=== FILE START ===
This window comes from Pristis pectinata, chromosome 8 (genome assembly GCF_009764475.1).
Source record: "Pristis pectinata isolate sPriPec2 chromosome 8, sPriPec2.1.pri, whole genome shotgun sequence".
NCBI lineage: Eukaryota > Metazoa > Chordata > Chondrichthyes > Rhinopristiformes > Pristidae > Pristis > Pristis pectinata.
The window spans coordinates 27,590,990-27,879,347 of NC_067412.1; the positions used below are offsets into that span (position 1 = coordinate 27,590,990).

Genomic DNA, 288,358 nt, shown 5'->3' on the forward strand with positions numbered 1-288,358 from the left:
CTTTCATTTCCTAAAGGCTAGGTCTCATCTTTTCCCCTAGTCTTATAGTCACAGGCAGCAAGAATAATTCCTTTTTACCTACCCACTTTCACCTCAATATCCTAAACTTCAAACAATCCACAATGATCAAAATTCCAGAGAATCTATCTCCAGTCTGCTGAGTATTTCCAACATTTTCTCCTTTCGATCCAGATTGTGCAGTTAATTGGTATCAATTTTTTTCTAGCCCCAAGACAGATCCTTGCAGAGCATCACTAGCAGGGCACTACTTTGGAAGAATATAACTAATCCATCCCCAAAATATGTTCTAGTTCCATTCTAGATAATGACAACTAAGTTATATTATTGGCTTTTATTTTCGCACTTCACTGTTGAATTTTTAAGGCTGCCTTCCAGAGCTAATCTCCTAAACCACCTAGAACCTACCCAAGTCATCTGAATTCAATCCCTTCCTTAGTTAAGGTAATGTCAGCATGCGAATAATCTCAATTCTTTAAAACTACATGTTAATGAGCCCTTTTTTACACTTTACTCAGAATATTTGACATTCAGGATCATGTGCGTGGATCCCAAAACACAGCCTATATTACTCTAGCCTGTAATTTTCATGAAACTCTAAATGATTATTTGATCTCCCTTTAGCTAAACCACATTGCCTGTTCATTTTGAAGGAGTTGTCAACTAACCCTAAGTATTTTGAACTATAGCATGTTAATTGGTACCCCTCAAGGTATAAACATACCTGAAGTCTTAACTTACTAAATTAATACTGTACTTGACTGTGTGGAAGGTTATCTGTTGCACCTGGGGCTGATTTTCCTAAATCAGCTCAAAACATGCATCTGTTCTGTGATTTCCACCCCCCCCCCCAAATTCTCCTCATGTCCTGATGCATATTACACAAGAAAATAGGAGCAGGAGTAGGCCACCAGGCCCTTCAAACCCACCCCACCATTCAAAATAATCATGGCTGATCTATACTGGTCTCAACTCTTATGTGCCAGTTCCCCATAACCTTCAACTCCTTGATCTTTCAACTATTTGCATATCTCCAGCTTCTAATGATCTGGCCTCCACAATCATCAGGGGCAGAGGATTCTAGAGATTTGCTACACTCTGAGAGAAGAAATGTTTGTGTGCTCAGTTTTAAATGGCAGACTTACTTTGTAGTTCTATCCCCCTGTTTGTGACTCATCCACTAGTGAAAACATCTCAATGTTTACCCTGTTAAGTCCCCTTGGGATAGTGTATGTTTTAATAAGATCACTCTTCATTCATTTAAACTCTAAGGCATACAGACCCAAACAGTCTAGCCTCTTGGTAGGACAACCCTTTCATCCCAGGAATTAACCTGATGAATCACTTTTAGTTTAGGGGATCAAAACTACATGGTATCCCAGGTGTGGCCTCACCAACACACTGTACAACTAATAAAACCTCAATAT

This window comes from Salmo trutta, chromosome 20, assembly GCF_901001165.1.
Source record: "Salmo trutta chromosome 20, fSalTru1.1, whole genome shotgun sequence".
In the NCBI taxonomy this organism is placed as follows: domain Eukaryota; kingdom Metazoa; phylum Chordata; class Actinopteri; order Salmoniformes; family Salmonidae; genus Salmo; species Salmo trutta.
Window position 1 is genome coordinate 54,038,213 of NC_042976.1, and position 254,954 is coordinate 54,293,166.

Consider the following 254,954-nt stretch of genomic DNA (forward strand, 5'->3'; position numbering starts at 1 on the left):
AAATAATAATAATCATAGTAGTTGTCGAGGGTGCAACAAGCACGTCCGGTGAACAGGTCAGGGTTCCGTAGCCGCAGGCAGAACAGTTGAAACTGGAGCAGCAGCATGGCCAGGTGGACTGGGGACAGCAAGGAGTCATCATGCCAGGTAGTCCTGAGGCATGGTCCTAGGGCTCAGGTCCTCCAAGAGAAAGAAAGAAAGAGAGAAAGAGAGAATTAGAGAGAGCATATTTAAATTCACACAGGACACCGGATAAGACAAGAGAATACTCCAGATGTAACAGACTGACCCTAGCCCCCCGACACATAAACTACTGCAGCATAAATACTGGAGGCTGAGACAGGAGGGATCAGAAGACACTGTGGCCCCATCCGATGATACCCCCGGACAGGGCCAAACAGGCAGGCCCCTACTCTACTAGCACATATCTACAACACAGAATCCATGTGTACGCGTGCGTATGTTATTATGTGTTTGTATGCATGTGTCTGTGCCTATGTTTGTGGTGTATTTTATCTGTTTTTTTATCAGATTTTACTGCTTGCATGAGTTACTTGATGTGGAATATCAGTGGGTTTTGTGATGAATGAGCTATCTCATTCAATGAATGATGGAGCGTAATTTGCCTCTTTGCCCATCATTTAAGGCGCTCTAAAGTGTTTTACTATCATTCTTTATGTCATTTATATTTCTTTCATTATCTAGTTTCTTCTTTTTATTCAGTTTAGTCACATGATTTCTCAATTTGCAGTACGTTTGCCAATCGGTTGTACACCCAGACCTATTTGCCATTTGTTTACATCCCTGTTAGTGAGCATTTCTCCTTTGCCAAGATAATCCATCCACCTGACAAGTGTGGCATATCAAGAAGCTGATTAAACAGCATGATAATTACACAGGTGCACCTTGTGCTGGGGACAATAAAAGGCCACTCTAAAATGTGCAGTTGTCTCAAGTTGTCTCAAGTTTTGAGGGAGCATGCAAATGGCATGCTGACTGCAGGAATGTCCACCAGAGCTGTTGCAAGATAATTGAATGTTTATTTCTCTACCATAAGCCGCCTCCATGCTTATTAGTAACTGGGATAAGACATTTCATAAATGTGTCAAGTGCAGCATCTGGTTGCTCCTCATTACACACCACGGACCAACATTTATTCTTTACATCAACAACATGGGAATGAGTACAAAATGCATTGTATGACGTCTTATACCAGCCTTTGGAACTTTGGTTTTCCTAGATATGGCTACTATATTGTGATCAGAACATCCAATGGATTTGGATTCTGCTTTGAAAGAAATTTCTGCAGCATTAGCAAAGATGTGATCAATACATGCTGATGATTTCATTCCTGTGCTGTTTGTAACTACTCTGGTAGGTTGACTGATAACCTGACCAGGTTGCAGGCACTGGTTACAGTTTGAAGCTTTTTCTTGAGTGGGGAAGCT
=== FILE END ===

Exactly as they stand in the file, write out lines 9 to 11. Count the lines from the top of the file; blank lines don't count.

In the NCBI taxonomy this organism is placed as follows: domain Eukaryota; kingdom Metazoa; phylum Chordata; class Actinopteri; order Salmoniformes; family Salmonidae; genus Salmo; species Salmo trutta.
Window position 1 is genome coordinate 54,038,213 of NC_042976.1, and position 254,954 is coordinate 54,293,166.

Consider the following 254,954-nt stretch of genomic DNA (forward strand, 5'->3'; position numbering starts at 1 on the left):